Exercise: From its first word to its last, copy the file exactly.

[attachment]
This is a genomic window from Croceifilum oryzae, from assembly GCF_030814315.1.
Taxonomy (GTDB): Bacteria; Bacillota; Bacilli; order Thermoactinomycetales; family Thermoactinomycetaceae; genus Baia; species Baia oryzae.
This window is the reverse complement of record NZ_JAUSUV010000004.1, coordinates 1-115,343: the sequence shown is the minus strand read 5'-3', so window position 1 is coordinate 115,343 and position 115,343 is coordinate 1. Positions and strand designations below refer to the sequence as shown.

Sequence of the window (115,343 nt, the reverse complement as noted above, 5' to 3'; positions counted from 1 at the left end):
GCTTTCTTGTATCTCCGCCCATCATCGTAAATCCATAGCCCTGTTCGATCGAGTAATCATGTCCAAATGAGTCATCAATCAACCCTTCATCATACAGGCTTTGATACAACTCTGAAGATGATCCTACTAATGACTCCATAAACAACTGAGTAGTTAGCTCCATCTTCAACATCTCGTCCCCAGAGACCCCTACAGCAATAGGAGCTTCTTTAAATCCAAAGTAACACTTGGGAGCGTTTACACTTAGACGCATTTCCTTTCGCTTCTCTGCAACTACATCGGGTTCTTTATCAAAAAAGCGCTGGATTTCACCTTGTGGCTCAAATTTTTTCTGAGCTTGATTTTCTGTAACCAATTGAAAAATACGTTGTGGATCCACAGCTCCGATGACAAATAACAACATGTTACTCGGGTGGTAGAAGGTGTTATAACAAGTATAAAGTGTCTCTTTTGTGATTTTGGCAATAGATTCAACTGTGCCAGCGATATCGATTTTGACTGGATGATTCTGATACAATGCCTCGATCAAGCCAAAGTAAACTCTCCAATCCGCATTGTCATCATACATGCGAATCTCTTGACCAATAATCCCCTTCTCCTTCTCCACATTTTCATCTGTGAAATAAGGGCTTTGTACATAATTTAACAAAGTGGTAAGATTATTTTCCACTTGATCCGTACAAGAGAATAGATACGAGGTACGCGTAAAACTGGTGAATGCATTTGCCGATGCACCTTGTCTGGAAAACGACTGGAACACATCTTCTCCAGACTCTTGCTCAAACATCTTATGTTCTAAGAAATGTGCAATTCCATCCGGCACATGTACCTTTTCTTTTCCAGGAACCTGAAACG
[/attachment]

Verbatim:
This is a genomic window from Croceifilum oryzae, from assembly GCF_030814315.1.
Taxonomy (GTDB): Bacteria; Bacillota; Bacilli; order Thermoactinomycetales; family Thermoactinomycetaceae; genus Baia; species Baia oryzae.
This window is the reverse complement of record NZ_JAUSUV010000004.1, coordinates 1-115,343: the sequence shown is the minus strand read 5'-3', so window position 1 is coordinate 115,343 and position 115,343 is coordinate 1. Positions and strand designations below refer to the sequence as shown.

Sequence of the window (115,343 nt, the reverse complement as noted above, 5' to 3'; positions counted from 1 at the left end):
GCTTTCTTGTATCTCCGCCCATCATCGTAAATCCATAGCCCTGTTCGATCGAGTAATCATGTCCAAATGAGTCATCAATCAACCCTTCATCATACAGGCTTTGATACAACTCTGAAGATGATCCTACTAATGACTCCATAAACAACTGAGTAGTTAGCTCCATCTTCAACATCTCGTCCCCAGAGACCCCTACAGCAATAGGAGCTTCTTTAAATCCAAAGTAACACTTGGGAGCGTTTACACTTAGACGCATTTCCTTTCGCTTCTCTGCAACTACATCGGGTTCTTTATCAAAAAAGCGCTGGATTTCACCTTGTGGCTCAAATTTTTTCTGAGCTTGATTTTCTGTAACCAATTGAAAAATACGTTGTGGATCCACAGCTCCGATGACAAATAACAACATGTTACTCGGGTGGTAGAAGGTGTTATAACAAGTATAAAGTGTCTCTTTTGTGATTTTGGCAATAGATTCAACTGTGCCAGCGATATCGATTTTGACTGGATGATTCTGATACAATGCCTCGATCAAGCCAAAGTAAACTCTCCAATCCGCATTGTCATCATACATGCGAATCTCTTGACCAATAATCCCCTTCTCCTTCTCCACATTTTCATCTGTGAAATAAGGGCTTTGTACATAATTTAACAAAGTGGTAAGATTATTTTCCACTTGATCCGTACAAGAGAATAGATACGAGGTACGCGTAAAACTGGTGAATGCATTTGCCGATGCACCTTGTCTGGAAAACGACTGGAACACATCTTCTCCAGACTCTTGCTCAAACATCTTATGTTCTAAGAAATGTGCAATTCCATCCGGCACATGTACCTTTTCTTTTCCAGGAACCTGAAACG